50 Killed In Nigeria Church Attack


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By Stefan J. Bos, Chief International Correspondent

ABUJA (Worthy News) – ’s Cardinal John Onaiyekan has condemned the shooting by suspected herdsmen at a in his nation which killed over 50 people, including children.

The Pentecost Sunday attack in the town of Owo in the country’s southwestern Ondo State saw shooters opening fire on worshippers in the of St. Francis Xavier, Cardinal Onaiyekan said.

While no group claimed responsibility, the cardinal confirmed that eyewitnesses described them as Muslim herdsmen. Pope Francis expressed his grief, saying he is praying for the country, “painfully attacked at a time of celebration.”

Cardinal Onaiyekan cautioned that the attack is only the latest in a long series of violent episodes in which innocent people have been killed, many of them Christians.

Most attacks, in which thousands were killed in recent years, have been carried out by Islamic fighters, including Muslim herdsmen and terror groups. Yet, “This particular one yesterday on the Feast of Pentecost was particularly shocking,” the cardinal told Radio.

The cardinal stressed he did not want to blame all Muslims but added it is impossible to avoid people “having a sense of feeling that they are attacked because they are Christians.”

GROWING TENSIONS

He said the attack “does not help in the efforts we are making” to improve ties between Muslims and Christians. “We know that the only solution to the problem is that Christians and Muslims join hands and face these criminals together.”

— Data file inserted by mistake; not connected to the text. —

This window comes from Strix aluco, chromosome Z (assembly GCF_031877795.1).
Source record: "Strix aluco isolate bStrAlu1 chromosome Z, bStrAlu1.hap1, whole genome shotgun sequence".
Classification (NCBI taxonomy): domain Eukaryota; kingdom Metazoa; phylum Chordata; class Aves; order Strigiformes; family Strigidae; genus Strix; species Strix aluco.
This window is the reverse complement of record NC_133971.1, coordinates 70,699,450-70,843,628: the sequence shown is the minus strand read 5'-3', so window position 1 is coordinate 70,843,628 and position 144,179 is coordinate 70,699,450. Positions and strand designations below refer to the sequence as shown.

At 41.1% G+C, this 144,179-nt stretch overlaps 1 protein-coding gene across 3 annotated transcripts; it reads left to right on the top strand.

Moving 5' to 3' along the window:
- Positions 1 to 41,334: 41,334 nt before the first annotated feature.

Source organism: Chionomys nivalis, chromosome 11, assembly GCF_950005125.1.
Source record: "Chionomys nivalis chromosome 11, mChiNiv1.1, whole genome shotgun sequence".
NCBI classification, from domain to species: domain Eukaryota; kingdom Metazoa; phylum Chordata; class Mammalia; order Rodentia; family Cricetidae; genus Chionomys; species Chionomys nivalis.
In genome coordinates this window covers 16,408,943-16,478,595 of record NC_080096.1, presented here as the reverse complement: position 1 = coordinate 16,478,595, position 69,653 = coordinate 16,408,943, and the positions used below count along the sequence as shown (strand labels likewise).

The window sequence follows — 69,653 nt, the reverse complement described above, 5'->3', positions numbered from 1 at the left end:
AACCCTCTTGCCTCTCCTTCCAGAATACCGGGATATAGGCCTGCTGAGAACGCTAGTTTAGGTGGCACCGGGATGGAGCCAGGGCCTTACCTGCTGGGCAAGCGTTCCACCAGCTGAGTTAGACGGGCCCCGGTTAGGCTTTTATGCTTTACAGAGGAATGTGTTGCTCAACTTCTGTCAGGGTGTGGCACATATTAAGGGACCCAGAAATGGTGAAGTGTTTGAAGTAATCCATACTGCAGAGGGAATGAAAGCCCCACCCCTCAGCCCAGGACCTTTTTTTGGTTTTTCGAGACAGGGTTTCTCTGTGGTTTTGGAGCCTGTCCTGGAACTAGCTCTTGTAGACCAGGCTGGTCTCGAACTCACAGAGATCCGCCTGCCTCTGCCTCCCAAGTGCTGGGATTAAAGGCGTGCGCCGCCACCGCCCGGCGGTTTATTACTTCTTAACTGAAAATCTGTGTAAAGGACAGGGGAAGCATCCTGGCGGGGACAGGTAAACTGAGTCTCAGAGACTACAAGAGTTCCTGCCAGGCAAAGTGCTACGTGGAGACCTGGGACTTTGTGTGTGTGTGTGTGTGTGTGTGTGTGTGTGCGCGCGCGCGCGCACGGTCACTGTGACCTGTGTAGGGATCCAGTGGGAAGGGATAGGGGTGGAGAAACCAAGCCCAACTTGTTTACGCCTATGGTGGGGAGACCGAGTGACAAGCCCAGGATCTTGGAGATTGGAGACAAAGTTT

The government and other authorities urged citizens not to rush to conclusions but to wait for their investigation. “We are waiting, but we don’t want to wait forever,” the cardinal said, adding that there is very little trust in the government’s measures.

There were many cases, he explained, where the government condemned what happened, promised to pursue the killers… “and then nothing happens.”

He says he hopes upcoming ejections will make a difference. Current President Muhammadu Buhari has come under pressure to improve security for Christians in a country where Muslims are a slight majority.

The former ruler swept to a historic election victory in March 2015 when he became the first opposition candidate to win a Nigerian presidential poll. He may face former Nigerian President Goodluck Jonathan, who can run in next year’s presidential election, a court ruled in late May.

Jonathan, a who was president from 2010 to 2015, has not yet said if he intends to contest the election. His spokesperson said recently he would not seek the ruling All Progressive (APC) party’s ticket, although a group of supporters from northern Nigeria bought nomination forms for him.

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